Join our list
Subscribe to our mailing list and get interesting stuff and updates to your email inbox.
If “Who am I?” is the question you’re asking, Rachel Jankovic doesn’t want you to “find yourself” or “follow your heart.”
Those lies are nothing to the confidence, freedom, and clarity of course that come with knowing what is actually essential about you. And the answer to that question is at once less and more than what you are hoping for.
Christians love the idea that self-expression is the essence of a beautiful person, but that’s a lie, too. With trademark humor and no nonsense practicality, Rachel Jankovic explains the fake story of the Self, starting with the inventions of a supremely ugly man named Sartre (rhymes with “blart”). And we–men and women, young and old–have bought his lie of the Best Self, with terrible results.
Thankfully, that’s not the end of our story, You Who: Why You Matter and How to Deal with It takes the identity question into the nitty gritty details of everyday life. Here’s the first clue: Stop looking inside, and start planting flags of everyday faithfulness. In Christianity, the self is always a tool and never a destination.
How would you describe the spiritual aroma of your home? The source of this aroma is the relationship between husband and wife. Many can fake an attempt at keeping God’s standards in some external way. What we cannot fake is the resulting, distinctive aroma of pleasure to God. Most marriage books address the mere externals of marriage, without seeking to understand the heart issues. Godly marriages proceed from an obedient heart, and the greatest desire of an obedient heart is the glory of God.
A novel about love, the crack-up of the U.S.A., and refusing to back down when the whole world calls you crazy.
It’s two decades in the future, and a Christian college student named Ace Hartwick has just destroyed his neighbor’s so-called “wife”—actually a sexbot named Sally—in a trash compactor. Soon, Ace will be on trial for murder.
Unfortunately for Ace, everyone despises his kind of “radical” Christianity, and, in the fragile America of the future, all the juries are fixed.
Federal thinking is foreign to the modern mind. Federal has come to mean nothing more than centralized or big. Because our federal government has become so uncovenantal, it is not surprising that the original meaning of the word is lost. But federal thinking is the backbone of historic Protestant theology, and the Church needs to recover the covenantal understanding of federal headship. Husbands are to lead their families, taking responsibility for them as covenant heads–as federal husbands.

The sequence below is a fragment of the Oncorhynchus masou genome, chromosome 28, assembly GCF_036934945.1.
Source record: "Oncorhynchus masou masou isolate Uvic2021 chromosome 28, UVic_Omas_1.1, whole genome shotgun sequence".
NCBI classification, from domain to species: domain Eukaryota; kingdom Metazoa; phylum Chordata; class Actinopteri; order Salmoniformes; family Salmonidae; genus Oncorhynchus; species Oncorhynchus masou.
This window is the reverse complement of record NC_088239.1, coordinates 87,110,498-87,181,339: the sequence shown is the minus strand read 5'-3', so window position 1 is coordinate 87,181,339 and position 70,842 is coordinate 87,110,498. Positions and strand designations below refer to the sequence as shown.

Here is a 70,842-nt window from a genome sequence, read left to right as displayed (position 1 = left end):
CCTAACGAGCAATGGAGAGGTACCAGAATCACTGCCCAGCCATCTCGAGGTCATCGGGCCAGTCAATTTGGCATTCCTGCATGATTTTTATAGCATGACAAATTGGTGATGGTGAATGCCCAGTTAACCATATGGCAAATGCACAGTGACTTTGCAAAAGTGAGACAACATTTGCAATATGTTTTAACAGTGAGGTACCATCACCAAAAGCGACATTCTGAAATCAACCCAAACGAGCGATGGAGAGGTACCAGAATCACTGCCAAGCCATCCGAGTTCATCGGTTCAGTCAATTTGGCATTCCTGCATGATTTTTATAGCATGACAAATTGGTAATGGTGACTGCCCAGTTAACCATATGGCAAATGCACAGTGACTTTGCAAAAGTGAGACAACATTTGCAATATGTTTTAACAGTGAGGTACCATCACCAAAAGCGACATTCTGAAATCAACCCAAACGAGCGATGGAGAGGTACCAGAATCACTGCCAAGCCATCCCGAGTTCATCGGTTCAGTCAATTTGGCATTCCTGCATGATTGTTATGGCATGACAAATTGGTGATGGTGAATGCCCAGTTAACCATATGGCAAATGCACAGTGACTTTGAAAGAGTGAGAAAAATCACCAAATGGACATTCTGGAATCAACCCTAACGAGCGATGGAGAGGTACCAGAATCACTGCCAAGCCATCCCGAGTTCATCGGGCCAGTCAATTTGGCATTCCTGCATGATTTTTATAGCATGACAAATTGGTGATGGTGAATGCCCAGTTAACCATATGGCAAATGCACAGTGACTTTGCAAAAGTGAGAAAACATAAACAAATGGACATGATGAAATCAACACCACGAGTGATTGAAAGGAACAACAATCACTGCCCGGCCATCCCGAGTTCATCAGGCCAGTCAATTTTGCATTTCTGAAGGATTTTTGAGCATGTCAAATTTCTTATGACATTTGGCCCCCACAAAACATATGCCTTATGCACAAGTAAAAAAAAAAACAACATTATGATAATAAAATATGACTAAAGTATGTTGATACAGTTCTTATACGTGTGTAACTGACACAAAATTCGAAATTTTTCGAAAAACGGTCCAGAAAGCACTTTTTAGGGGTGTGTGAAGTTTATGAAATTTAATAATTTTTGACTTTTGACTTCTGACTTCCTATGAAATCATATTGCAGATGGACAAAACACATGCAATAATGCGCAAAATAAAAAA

Reforming Marriage, by this same author, began the discussion of covenant headship. This collection of essays, the Federal Husband, continues that discussion in greater depth, dealing with more specifics of federal husbandry.
A New Testament Church means New Testament snarls.
Prostitution, incest, drunkenness at the Lord’s table, sectarianism, and babble all were problems in Paul’s rag-tag startup church in Corinth. Paul’s letter was a course-correction for many in the church, bringing people back to the Gospel as the basis for right unity, sexual ethics, observation of the sacraments, and worship.
This commentary works through this deep and sometimes confusing letter verse by verse, unpacking the details and making applications. Yes, even on the head coverings.
The repetition of Christmas traditions can appear to dull the powerful nature of the holiday. This short book is meant to rekindle the Christian’s understanding of Advent on every front, from politics to shopping to uproarious celebration. Pastor Douglas Wilson critiques false reasons for the season (and false objections to it), teaches the importance of Israel in Christmastime history, explains why nativity sets should have Herod’s soldiers (and how Santa Claus once punched a man in the face at a church council), offers the Enlightenment Assumptions Detector test as a guide to understanding Christmas symbolism, and much more. The last section is an all-new Advent reader: it contains a read-aloud meditation and prayer for each day of Advent, making God Rest Ye Merry an excellent tool for cultivating a deep family love of Christmas.
Even though America is fiercely divided between the left and the right and protests are becoming increasingly violent, both sides of the political aisle remain committed to secularism and increasingly to looser standards of sexual propriety.
If we want to understand contemporary American culture wars, we must first come to grips with the culture wars of the nineteenth century. In this book, Douglas Wilson explains how our nation’s failure to remove slavery in a biblical fashion has led us to many of the quagmires we find ourselves in and until we grapple with issues like racism, hate speech, and the biblical position on slavery, we will continue to repeat the same mistakes our ancestors did.
This collection of essays lays out the answers from a view unafraid of historic, biblical orthodoxy, as well as addressing some of the controversies surrounding the previous edition of the book.